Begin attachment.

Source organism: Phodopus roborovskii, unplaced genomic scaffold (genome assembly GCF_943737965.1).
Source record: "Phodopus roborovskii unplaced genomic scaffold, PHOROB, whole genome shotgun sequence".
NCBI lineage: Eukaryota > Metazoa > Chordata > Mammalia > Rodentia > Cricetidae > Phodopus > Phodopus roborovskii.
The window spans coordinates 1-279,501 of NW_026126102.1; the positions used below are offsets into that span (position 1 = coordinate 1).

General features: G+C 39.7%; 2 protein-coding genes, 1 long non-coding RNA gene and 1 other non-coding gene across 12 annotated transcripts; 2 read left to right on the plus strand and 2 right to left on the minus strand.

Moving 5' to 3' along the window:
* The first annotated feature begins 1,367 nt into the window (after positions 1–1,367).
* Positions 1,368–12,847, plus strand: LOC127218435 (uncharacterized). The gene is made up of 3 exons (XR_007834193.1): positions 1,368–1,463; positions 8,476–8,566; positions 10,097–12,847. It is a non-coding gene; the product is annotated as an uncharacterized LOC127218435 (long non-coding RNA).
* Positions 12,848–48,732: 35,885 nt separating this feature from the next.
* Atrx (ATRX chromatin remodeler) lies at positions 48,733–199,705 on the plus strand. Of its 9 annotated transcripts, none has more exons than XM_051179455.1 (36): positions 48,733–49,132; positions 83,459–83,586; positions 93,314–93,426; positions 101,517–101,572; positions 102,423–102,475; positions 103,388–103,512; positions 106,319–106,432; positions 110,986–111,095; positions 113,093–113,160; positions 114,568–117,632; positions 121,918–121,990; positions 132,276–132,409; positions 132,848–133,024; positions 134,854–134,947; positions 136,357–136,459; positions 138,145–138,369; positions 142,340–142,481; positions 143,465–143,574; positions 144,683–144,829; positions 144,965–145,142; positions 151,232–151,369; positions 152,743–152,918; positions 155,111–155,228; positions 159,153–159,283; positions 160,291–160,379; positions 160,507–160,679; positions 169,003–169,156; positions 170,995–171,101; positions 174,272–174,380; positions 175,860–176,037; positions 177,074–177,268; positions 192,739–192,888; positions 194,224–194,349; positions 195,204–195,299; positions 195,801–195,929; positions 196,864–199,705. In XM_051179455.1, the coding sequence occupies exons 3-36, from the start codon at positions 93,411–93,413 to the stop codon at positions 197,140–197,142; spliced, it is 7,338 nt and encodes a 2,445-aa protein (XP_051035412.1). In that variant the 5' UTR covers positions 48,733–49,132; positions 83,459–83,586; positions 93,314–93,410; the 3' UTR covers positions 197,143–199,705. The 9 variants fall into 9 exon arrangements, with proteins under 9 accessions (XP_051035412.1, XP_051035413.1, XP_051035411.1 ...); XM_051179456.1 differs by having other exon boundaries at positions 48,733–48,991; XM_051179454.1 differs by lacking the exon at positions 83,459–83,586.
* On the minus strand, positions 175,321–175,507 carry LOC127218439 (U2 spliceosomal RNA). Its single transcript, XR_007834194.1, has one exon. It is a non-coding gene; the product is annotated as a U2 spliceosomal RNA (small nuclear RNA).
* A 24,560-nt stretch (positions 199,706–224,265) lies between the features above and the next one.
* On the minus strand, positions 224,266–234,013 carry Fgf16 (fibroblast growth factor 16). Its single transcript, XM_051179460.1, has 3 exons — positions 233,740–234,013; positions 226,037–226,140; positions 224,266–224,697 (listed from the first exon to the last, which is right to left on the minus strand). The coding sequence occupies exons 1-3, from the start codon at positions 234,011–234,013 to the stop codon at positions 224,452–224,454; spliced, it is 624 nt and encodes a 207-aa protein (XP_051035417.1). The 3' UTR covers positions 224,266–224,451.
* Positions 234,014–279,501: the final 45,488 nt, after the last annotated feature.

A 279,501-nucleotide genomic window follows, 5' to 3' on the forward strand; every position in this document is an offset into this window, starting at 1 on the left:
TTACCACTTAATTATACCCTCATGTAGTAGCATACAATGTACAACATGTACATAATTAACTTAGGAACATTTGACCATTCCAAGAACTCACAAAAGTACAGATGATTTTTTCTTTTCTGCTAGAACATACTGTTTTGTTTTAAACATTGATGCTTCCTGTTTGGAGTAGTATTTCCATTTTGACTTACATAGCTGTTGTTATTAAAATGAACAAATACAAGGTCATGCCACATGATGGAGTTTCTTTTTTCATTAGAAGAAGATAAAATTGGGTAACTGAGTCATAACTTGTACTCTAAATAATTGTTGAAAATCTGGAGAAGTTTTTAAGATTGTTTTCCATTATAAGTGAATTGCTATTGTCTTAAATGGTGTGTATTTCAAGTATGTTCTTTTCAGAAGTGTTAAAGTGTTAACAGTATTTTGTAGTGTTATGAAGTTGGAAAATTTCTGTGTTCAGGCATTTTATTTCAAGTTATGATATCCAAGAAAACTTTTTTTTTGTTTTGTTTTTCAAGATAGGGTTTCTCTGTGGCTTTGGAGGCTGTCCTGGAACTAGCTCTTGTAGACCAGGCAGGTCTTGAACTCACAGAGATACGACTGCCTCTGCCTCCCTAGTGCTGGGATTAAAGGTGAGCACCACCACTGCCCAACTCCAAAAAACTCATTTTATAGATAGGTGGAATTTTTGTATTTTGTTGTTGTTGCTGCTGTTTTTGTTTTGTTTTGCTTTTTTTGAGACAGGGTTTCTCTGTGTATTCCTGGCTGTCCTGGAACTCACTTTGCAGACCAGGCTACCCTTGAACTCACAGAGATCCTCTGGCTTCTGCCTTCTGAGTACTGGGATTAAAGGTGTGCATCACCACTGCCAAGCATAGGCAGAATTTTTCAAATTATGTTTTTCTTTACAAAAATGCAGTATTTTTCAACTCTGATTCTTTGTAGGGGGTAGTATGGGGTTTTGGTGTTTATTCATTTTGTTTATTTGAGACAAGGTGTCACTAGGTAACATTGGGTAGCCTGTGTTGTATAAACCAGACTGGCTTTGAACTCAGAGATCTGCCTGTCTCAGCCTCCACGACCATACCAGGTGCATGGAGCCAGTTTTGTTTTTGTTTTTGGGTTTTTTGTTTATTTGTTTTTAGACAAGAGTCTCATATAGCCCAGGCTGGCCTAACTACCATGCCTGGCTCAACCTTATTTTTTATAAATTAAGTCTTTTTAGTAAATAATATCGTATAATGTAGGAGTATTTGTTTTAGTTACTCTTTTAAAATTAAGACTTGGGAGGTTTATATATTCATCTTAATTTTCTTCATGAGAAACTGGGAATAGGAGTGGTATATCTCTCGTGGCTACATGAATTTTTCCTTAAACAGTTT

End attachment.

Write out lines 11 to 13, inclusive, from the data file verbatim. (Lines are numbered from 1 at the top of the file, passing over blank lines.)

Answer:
* On the minus strand, positions 175,321–175,507 carry LOC127218439 (U2 spliceosomal RNA). Its single transcript, XR_007834194.1, has one exon. It is a non-coding gene; the product is annotated as a U2 spliceosomal RNA (small nuclear RNA).
* A 24,560-nt stretch (positions 199,706–224,265) lies between the features above and the next one.
* On the minus strand, positions 224,266–234,013 carry Fgf16 (fibroblast growth factor 16). Its single transcript, XM_051179460.1, has 3 exons — positions 233,740–234,013; positions 226,037–226,140; positions 224,266–224,697 (listed from the first exon to the last, which is right to left on the minus strand). The coding sequence occupies exons 1-3, from the start codon at positions 234,011–234,013 to the stop codon at positions 224,452–224,454; spliced, it is 624 nt and encodes a 207-aa protein (XP_051035417.1). The 3' UTR covers positions 224,266–224,451.